My work is improvisation to start with. My purpose is to get as much unknown on the canvas as I can. Then I can start digesting or changing. The first thing is to get a great many unfamiliar things on the surface. The working through on another side is an unfamiliar attack. There are shapes suggested that start improvising themselves, which I then start developing.
(Quoted in Messinger 1988, p.8.)
Boon was first exhibited in James Brooks at the Stable Gallery, New York, in spring 1957. The all-over rhythmic quality of Boon is typical of the artist’s work of the late 1940s and the 1950s. In contrast, the subsequent three decades would see Brooks deploying semi-geometric and biomorphic shapes of solid colour with calligraphic lines as a counterpoint (see, for instance, Obsol 1964, Museum of Modern Art, New York).
James Brooks: Paintings 1952–1975, Works on Paper 1950–1975, exhibition catalogue, Martha Jackson Gallery, New York 1975.
Ronald Alley, Catalogue of the Tate Gallery’s Collection of Modern Art other than Works by British Artists, London 1981, pp.83–4, reproduced p.83.
James Brooks: A Quarter Century of Work, exhibition catalogue, Heckscher Museum, Huntington 1988.
Supported by the Terra Foundation for American Art.
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T00253 Boon 1957
Inscribed 'J. Brooks' b.l.
Oil on canvas, 71 x 68 1/8 (180 x 173); the paint surface also extends around the stretcher
Presented by the Friends of the Tate Gallery 1959
Prov: With Stable Gallery, New York (purchased from the artist); Friends of the Tate Gallery
Exh: James Brooks, Stable Gallery, New York, March-April 1957 (no catalogue); American Paintings, 1945-1957, Minneapolis Institute of Arts, June-September 1957 (20); 1957 Annual Exhibition, Whitney Museum, New York, November 1957-January 1958 (56, repr.); American Painting 1958, Virginia Museum of Fine Arts, Richmond, March-April 1958 (works not numbered)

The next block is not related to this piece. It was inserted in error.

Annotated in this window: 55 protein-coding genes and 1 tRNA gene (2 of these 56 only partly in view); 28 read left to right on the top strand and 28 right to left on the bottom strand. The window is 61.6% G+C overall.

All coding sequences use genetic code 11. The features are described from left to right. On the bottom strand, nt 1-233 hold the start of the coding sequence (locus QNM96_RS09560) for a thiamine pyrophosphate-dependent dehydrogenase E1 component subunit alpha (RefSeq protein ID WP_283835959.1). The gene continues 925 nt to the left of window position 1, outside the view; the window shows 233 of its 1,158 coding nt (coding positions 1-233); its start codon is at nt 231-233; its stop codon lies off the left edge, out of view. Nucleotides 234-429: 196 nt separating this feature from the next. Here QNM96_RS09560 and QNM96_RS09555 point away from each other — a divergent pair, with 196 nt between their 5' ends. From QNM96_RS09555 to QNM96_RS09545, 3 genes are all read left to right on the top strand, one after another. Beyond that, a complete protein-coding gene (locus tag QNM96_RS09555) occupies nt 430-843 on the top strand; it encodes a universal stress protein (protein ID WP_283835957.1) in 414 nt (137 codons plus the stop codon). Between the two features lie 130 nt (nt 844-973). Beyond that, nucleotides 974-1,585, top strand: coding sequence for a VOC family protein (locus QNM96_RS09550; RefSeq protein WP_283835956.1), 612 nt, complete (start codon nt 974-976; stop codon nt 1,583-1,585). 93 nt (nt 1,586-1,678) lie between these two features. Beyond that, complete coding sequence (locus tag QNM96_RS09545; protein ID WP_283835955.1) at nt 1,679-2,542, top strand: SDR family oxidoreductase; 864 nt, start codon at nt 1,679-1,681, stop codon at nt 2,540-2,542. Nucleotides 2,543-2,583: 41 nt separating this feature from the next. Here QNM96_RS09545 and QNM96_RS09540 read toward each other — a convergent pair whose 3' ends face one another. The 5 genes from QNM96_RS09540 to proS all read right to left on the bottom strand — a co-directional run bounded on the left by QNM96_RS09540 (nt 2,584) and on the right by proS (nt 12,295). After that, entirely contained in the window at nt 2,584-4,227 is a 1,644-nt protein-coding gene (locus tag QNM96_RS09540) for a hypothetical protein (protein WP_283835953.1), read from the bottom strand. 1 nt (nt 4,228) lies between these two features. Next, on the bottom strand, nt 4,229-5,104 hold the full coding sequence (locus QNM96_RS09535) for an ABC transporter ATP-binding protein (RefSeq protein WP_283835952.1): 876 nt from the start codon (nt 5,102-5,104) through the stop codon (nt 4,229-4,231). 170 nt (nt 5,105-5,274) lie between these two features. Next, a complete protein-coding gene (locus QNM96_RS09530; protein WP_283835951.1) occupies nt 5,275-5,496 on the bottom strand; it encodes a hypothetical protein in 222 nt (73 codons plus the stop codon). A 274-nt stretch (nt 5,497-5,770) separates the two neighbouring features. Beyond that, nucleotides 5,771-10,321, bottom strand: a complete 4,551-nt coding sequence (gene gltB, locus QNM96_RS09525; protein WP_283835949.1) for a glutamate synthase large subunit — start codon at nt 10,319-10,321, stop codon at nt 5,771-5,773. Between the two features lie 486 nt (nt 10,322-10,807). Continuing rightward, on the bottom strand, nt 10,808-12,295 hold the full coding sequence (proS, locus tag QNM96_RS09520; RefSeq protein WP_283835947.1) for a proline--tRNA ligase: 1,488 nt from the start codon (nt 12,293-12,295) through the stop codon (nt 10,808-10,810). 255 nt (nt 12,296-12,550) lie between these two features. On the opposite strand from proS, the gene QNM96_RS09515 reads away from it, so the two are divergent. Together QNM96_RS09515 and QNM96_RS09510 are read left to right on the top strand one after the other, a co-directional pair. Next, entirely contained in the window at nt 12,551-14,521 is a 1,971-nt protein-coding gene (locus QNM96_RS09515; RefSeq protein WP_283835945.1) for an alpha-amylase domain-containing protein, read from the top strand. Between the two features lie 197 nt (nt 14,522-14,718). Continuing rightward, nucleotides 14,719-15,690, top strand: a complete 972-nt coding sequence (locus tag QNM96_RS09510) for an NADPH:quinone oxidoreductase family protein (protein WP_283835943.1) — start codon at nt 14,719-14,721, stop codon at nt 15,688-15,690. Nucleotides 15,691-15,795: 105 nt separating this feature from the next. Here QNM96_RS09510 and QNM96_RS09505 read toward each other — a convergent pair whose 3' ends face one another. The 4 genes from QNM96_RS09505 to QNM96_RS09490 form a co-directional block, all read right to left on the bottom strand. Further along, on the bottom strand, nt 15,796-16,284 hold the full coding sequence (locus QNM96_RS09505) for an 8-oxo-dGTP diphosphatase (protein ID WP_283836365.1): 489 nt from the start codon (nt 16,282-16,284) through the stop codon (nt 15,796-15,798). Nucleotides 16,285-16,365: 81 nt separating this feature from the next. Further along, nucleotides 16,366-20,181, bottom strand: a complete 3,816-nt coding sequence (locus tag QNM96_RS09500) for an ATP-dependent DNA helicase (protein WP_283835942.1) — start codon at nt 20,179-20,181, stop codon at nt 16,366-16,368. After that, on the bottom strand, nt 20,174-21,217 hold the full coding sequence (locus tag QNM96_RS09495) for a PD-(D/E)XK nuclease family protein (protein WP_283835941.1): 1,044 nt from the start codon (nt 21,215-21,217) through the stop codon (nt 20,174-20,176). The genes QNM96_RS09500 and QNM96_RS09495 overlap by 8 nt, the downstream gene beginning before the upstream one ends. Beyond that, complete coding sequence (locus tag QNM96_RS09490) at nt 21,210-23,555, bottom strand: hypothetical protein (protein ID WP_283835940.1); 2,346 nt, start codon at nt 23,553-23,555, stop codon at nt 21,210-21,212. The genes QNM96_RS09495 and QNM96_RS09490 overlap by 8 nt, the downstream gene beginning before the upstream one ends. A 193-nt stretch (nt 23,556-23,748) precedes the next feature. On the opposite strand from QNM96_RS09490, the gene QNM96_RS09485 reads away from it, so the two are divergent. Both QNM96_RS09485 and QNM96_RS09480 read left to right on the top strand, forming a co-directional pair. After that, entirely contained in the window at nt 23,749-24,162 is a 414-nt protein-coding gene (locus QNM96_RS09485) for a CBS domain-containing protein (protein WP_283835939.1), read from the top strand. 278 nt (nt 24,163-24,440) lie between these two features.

Lit: Bernard Chaet, 'Studio Talk' in Arts, XXXIII, January 1959, p.67, repr.
Repr: Arts and Architecture, LXXIV, May 1957, p.10; Ronald Alley, Recent American Art (London 1969), pl.10
The artist wrote with regard to this picture (letter of 7 February 1960): '"Boon 1957" is in oil color on cotton duck canvas, which had been isolated with rabbit skin glue. Around 1956-7 I occasionally used a white pigment in Poly-vynal acetate (a synthetic resin emulsion). I don't think there is any in this picture, but there may be.
'As to the title, the name originates as identification only, but generally the painting and the title share a kind of meaning, later. I used to number my paintings, then later lettered them, calling them A, B, or C down to Z, purely according to their sequence in that year of production. Neither of these systems worked well. Neither I nor anyone else could remember individual paintings by that system.
'Now I use the same sequence but complete the initial with a made up word, without too much attention to its evocative value, depending on its long association with the picture to develop a meaning. The titles are an attempt to avoid a name whose associations will be read into the picture, except in rare cases (such as a dedication, as "Jackson").'
Ronald Alley, Catalogue of the Tate Gallery's Collection of Modern Art other than Works by British Artists, Tate Gallery and Sotheby Parke-Bernet, London 1981, pp.83-4, reproduced p.83